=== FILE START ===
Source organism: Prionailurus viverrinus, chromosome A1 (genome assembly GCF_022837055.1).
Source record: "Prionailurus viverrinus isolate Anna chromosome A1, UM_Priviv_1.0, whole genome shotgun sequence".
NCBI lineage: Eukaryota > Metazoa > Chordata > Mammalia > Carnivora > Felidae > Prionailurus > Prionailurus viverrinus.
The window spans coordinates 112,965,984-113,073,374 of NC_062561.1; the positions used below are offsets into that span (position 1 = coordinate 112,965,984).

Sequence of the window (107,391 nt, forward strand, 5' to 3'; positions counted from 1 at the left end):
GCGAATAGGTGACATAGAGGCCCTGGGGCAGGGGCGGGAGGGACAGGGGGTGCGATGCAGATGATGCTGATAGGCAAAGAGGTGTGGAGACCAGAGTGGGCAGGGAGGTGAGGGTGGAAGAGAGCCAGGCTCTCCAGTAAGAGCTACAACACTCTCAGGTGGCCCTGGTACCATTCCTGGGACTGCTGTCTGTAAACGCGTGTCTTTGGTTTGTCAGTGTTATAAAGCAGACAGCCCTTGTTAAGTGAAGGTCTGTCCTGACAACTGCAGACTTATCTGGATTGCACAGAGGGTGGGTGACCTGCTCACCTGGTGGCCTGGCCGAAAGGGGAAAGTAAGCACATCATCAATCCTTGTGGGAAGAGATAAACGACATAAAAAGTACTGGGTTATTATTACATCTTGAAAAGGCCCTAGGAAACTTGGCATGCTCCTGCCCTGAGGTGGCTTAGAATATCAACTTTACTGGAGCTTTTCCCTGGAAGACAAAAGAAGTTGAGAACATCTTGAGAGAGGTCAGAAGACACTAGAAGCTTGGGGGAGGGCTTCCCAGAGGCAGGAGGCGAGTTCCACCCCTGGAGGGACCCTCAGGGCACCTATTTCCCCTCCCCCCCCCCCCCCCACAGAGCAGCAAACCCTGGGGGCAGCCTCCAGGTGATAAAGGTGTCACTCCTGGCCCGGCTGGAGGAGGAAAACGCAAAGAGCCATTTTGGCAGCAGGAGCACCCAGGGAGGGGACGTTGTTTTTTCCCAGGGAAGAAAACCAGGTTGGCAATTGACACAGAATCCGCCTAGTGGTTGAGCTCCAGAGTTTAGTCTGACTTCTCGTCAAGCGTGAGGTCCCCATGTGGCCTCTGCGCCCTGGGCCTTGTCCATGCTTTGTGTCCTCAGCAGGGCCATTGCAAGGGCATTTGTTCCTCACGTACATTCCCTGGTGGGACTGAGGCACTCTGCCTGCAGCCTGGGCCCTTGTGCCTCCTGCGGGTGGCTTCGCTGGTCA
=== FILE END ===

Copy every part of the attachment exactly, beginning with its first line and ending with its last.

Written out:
Source organism: Prionailurus viverrinus, chromosome A1 (genome assembly GCF_022837055.1).
Source record: "Prionailurus viverrinus isolate Anna chromosome A1, UM_Priviv_1.0, whole genome shotgun sequence".
NCBI lineage: Eukaryota > Metazoa > Chordata > Mammalia > Carnivora > Felidae > Prionailurus > Prionailurus viverrinus.
The window spans coordinates 112,965,984-113,073,374 of NC_062561.1; the positions used below are offsets into that span (position 1 = coordinate 112,965,984).

Sequence of the window (107,391 nt, forward strand, 5' to 3'; positions counted from 1 at the left end):
GCGAATAGGTGACATAGAGGCCCTGGGGCAGGGGCGGGAGGGACAGGGGGTGCGATGCAGATGATGCTGATAGGCAAAGAGGTGTGGAGACCAGAGTGGGCAGGGAGGTGAGGGTGGAAGAGAGCCAGGCTCTCCAGTAAGAGCTACAACACTCTCAGGTGGCCCTGGTACCATTCCTGGGACTGCTGTCTGTAAACGCGTGTCTTTGGTTTGTCAGTGTTATAAAGCAGACAGCCCTTGTTAAGTGAAGGTCTGTCCTGACAACTGCAGACTTATCTGGATTGCACAGAGGGTGGGTGACCTGCTCACCTGGTGGCCTGGCCGAAAGGGGAAAGTAAGCACATCATCAATCCTTGTGGGAAGAGATAAACGACATAAAAAGTACTGGGTTATTATTACATCTTGAAAAGGCCCTAGGAAACTTGGCATGCTCCTGCCCTGAGGTGGCTTAGAATATCAACTTTACTGGAGCTTTTCCCTGGAAGACAAAAGAAGTTGAGAACATCTTGAGAGAGGTCAGAAGACACTAGAAGCTTGGGGGAGGGCTTCCCAGAGGCAGGAGGCGAGTTCCACCCCTGGAGGGACCCTCAGGGCACCTATTTCCCCTCCCCCCCCCCCCCCCACAGAGCAGCAAACCCTGGGGGCAGCCTCCAGGTGATAAAGGTGTCACTCCTGGCCCGGCTGGAGGAGGAAAACGCAAAGAGCCATTTTGGCAGCAGGAGCACCCAGGGAGGGGACGTTGTTTTTTCCCAGGGAAGAAAACCAGGTTGGCAATTGACACAGAATCCGCCTAGTGGTTGAGCTCCAGAGTTTAGTCTGACTTCTCGTCAAGCGTGAGGTCCCCATGTGGCCTCTGCGCCCTGGGCCTTGTCCATGCTTTGTGTCCTCAGCAGGGCCATTGCAAGGGCATTTGTTCCTCACGTACATTCCCTGGTGGGACTGAGGCACTCTGCCTGCAGCCTGGGCCCTTGTGCCTCCTGCGGGTGGCTTCGCTGGTCA